Has Cameron's cutie, Louise Mensch, let down working mothers
11:03 GMT, 9 August 2012
week MP Louise Mensch quit to be with her family — sparking a bitter
debate. Liz Jones, in typically provocative style, says she’s betrayed
feminism. Others (equally fiercely) beg to differ …
A let down for the feminist movement MP Louise Mensch quit to be with her family
Liz Jones says:
Yet another promising woman has bitten the dust, sacrificing her career on the altar of cupcakes and hands that do dishes. Or at least, that’s how it seems as Louise Mensch quits as an MP, insisting she can’t balance the demands of working at Westminster with raising her own family.
Except it’s rather more complicated than that. Mensch is ditching the 24-hour Tesco which sits outside her Corby constituency for the glitzy restaurants and designer shops of her new home: New York.
With her Brazilian blow-dried, expensively-highlighted hair and sculpted brows (they look professionally etched), she will fit right in when she moves to Manhattan to join her second husband, rock star manager Peter Mensch.
I know her type: over-privileged princesses who are always married to high-earning men. I’m sure she has never missed a Power Plate class, but she has shown little staying power in the Westminster arena.
Perhaps I’d have sympathy for her desire to spend more time with her family if she resembled more the average, harassed, over-worked career mother: misshapen cardigan, hair seemingly cut by a knife and fork, scuffed courts from Next.
Louise famously bunked off early from interrogating Rupert Murdoch to pick up her three children from school (Hire a nanny! Or at least a good courier service!) But I worry she’s using her family as an excuse, which will set hard-working women with families back by several decades.
Louise’s resignation has little, I suspect, to do with unsociable hours at Westminster, which women MPs have long bleated about. During her time in Parliament, she spent six weeks every summer writing a book, took time to appear on numerous TV shows, as well as Tweeting prodigiously, and even finding time to found a new blogging site in the U.S.
She is clearly superhuman, but still she let down the people who put their faith in her tenacity and loyalty, words that seem to mean nothing to female high fliers.
Those from a different, pre-feminism era think of their obligations differently. Edwina Currie, who is clearly made of sterner stuff, weighed in on Tuesday’s Woman’s Hour on Radio 4: ‘Being an MP is a very precious job, a sacred trust. Louise set herself up, she claimed the higher ground, so she has let the side down, absolutely.’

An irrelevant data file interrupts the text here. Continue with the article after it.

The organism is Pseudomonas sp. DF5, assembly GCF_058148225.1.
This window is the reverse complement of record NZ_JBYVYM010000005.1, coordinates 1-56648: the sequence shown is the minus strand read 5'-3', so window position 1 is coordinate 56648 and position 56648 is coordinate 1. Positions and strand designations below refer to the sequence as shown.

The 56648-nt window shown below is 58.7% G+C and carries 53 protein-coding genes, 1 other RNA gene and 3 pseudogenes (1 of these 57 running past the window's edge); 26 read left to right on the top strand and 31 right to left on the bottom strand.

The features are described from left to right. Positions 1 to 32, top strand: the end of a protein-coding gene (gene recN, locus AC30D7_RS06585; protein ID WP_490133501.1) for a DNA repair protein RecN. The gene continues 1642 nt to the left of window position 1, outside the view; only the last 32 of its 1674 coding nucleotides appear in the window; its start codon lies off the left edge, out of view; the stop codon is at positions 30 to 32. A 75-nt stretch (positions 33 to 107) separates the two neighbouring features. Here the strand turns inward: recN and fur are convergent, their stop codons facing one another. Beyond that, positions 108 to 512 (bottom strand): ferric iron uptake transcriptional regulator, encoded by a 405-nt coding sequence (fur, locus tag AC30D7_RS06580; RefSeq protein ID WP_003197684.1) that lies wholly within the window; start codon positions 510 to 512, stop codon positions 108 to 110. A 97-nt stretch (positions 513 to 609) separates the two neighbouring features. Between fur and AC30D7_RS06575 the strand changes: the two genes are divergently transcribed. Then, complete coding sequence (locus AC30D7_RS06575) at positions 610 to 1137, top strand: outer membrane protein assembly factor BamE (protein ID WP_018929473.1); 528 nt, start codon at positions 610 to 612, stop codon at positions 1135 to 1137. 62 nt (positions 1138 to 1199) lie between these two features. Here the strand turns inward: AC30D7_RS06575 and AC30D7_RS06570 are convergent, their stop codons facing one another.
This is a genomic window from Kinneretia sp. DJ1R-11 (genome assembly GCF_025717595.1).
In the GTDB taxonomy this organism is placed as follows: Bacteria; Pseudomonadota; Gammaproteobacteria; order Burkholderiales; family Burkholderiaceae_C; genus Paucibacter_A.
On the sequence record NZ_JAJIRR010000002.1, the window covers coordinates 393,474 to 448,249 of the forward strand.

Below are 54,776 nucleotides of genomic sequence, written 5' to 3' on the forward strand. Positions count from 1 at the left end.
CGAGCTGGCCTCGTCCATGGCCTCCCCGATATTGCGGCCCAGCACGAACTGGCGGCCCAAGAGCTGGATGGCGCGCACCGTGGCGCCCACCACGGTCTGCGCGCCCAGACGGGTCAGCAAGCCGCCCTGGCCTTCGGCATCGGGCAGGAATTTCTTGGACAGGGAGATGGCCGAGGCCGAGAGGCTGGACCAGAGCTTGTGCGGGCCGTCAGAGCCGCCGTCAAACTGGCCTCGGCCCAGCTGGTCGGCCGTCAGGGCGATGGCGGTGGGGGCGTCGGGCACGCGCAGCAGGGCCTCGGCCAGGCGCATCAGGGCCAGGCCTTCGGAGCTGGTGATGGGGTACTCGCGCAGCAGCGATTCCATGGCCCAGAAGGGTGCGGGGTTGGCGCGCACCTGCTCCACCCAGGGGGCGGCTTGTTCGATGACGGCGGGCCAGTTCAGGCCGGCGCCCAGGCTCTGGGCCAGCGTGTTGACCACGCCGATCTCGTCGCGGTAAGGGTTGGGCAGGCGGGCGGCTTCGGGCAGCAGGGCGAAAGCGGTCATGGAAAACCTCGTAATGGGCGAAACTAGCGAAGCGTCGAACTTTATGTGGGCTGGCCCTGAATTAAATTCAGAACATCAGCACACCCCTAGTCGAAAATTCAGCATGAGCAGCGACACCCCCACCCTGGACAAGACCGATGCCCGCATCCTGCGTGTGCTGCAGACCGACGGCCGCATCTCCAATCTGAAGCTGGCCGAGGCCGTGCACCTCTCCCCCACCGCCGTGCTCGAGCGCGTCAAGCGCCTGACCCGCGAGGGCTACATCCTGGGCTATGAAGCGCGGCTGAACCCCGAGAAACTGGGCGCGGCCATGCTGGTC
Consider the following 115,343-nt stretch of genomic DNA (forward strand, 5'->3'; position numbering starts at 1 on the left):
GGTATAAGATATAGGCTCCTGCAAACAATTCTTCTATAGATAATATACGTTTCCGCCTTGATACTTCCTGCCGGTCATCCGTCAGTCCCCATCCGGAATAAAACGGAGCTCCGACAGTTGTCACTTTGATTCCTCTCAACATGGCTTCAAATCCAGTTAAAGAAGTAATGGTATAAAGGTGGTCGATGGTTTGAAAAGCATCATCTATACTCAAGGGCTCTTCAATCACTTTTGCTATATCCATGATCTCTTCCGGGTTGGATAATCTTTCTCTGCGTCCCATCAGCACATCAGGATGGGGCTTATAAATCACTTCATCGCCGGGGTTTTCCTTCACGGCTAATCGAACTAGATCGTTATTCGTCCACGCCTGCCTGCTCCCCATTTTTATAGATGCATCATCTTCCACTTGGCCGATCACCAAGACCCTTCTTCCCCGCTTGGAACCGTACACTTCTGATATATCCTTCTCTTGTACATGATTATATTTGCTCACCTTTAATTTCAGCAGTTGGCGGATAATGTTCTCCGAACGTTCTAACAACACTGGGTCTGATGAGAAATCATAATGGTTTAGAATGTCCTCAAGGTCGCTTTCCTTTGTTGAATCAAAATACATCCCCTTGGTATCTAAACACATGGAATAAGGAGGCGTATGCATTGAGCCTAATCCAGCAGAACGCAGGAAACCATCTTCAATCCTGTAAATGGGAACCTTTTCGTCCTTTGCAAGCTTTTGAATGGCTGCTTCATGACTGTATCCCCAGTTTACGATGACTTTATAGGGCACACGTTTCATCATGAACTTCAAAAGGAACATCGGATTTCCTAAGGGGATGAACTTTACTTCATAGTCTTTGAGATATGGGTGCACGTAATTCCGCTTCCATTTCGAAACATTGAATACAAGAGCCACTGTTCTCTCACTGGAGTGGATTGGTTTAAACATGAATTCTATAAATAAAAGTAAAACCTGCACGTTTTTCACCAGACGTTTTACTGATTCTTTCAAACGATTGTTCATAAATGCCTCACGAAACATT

Currie coped with her workload by saying no to engagements on a Sunday, and putting her girls in a weekly boarding school.
She also said that there is no real need for Mensch to have that three-day working week at the Commons, with the other two in her constituency, which she bypassed protocol to demand directly of David Cameron (and what’s the betting she didn’t flirt to get her own way, the typical resort of women who think they deserve to have it all simply because they are pretty).
So do you really think the good people of Corby will vote again for a woman with young children, ever again Do you really think the depth of the recession warrants part-time working Do you I don’t want my MP to ever see daylight, let alone have time to attend the egg and spoon race or make something from the Little Paris Kitchen cookbook from scratch.
Right to put family first Or as an MP should Louise have put her work before her own life
Being a public servant means just that: service. Putting your own life second. You see, this is why all-women shortlists should never be countenanced. Westminster would soon become a ghost town.
There is an arrogance about young women these days, particularly the ones with pushy parents and a privileged background. When I took part in a Cambridge Union debate, I looked around the room at all the pretty girls, the brightest and the best in the country, taking up valuable places on courses that would set them on the road to success and affluence and ease.
I wondered, out loud, unfortunately, causing much derision (and me to lose the motion, ‘The only limit to female success is female ambition’), how many of them would still be in full-time work by their late 30s.
There are 145 female MPs in Parliament, including Louise Mensch, out of a total of 650
I have always mentored young women, but am sick to death of nurturing talent, only to be kicked in the teeth when said talent, just when it has enough experience to actually do a job properly, and repay the investment of both me and the company, turns around and says it’s off on 12 months’ maternity leave.
Of course, the talent will always exercise its ‘rights’, and return, tired, hormonal and weepy, before finally asking to work three days a week, or to have extra time off in the school holidays.
As a woman, I’m always painted as the barren, bitter, jealous, lonely, what-on-earth-else-has-she-got-to-do-with-her-time, given-she-doesn’t-have-children, Wicked Witch of the West. But surely having a family is not a moral issue, it’s a choice.
It’s a huge shame Louise has done the dirty and the predictable on the people who voted for her. I liked her immensely for her ballsiness, her apparent lack of fear, and a polished, smooth, probably Botoxed forehead that encased a sharp brain.
I liked the fact that she made the octogenarian male panellists on Question Time blush. My feeling now is that, where once we thought, Hurrah! a woman who proves you can be beautiful and intelligent, can be soignee and tackle 16-hour days, can be a mum and grace the cover of GQ, can be wealthy and have a social conscience, we now feel, well, if Louise Mensch is felled by the logistics of having it all, what chance the rest of us
And it’s not just the poor so-and-sos left behind in the workplace I feel sorry for — the single women and men left to pick up the pieces. It’s the children. Who would you rather have for a mother: someone who bakes cakes and monitors your Facebook use 24 hours a day, or a mother who changed the world for the better Who served her country and made a difference I know which one I’d choose.
Bel Mooney supports the decision: Louise has already made sacrifices